Hazel Rochman Copyright © American Library Association.
All rights reserved --This text refers to an out of print or unavailable edition of this title.
She really likes the huge cock – her expressions show that.
The happiness on her face as she takes a giant cock is magical.
Herrera offers glimpses of greater penetration and vision, but the overall package is a mishmash.–Miriam Lang Budin, Chappaqua Public Library, NY Copyright © Reed Business Information, a division of Reed Elsevier Inc. --This text refers to an out of print or unavailable edition of this title. In clear free verse, she remembers how, two years before, her Puerto Rican family emigrated to Iowa, where Papi worked in a poultry factory, and their recent move to Loisada (the Lower East Side), where her best friend is a classmate from Kuwait.
She reads the letters her loving uncle sent her, and also poems about him that she has kept in a cereal box.
There's too much going on in the story, and the constant jumps in time and place are sometimes confusing.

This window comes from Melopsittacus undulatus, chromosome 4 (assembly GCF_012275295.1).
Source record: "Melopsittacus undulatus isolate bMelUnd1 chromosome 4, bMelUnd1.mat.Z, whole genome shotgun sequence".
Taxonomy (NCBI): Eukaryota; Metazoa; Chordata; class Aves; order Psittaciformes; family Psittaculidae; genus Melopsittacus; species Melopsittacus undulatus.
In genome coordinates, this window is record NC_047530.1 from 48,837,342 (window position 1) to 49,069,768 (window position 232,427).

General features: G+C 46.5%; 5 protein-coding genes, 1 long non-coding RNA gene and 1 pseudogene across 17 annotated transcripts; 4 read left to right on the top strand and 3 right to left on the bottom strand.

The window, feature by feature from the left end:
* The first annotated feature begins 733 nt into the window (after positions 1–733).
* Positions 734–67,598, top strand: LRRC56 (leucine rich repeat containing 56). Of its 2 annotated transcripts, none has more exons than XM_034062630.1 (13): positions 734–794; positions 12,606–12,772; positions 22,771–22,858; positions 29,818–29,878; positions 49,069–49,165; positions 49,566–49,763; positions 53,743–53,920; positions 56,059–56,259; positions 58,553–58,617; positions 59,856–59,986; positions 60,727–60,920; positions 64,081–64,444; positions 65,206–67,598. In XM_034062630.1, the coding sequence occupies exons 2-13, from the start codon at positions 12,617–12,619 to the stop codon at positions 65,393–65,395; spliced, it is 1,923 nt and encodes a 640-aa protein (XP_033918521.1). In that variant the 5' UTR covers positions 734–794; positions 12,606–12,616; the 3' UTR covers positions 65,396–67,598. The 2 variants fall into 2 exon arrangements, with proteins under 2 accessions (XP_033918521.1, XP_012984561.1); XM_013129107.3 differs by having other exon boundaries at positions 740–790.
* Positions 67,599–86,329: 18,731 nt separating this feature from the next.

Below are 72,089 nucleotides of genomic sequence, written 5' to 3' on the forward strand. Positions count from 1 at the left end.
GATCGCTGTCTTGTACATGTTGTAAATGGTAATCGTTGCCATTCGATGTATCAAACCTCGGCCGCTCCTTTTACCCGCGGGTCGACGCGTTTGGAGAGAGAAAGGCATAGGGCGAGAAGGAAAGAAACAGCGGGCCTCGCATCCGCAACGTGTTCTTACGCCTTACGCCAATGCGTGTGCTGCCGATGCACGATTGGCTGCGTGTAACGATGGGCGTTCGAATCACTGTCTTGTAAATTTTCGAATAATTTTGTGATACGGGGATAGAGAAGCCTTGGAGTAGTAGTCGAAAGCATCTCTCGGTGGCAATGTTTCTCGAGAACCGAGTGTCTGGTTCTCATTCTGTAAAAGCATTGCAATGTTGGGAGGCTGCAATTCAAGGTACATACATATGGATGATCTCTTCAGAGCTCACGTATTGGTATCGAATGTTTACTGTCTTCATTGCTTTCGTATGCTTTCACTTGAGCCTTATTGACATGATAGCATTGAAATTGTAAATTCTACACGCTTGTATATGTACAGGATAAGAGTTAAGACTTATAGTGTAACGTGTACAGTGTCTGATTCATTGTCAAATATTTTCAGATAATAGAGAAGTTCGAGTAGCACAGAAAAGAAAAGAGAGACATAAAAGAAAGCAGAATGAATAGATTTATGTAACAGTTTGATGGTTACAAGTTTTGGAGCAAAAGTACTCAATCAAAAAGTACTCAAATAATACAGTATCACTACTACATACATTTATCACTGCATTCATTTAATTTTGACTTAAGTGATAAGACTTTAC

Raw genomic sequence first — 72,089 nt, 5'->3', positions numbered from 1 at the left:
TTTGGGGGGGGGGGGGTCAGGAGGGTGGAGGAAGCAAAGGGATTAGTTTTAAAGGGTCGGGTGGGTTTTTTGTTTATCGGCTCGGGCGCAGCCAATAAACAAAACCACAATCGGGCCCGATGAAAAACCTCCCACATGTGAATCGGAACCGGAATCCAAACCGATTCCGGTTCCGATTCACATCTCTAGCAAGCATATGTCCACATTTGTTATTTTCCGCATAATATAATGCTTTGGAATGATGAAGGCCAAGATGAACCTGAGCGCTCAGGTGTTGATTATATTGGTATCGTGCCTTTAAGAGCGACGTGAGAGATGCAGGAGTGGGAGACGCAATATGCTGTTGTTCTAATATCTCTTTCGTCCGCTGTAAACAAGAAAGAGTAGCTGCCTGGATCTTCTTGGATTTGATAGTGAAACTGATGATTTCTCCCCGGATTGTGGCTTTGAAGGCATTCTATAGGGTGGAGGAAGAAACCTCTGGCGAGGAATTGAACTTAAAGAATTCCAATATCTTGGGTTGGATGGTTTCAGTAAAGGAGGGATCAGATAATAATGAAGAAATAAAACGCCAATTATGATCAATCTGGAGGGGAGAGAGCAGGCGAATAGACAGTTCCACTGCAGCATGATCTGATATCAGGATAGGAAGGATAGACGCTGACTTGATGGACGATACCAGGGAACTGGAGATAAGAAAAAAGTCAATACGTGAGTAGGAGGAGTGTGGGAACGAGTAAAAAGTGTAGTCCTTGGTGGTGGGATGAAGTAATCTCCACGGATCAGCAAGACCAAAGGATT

Even so, Herrera depicts the immigration experience with intensity and drama, and even readers who aren't Latino will understand Yolanda's feelings as she stares out the tenement window at quiensabedonde ("who knows where").
Yo, herself, has been rescued from a too-daring adolescence in Iowa, where she was befriended by kids engaged in clubbing, drinking, and a game of chicken that ended in tragedy.
Now in New York City, the Puerto Rican teen and her relatives keep a bedside vigil and, in a moment of consciousness, her uncle implores her to save the others.
Many parts of the plot are left unexplained and the ending is too abrupt. All in all, although Cinnamon Girl is, at times, touching and beautiful, it is also quite ambiguous and better discussed than read individually.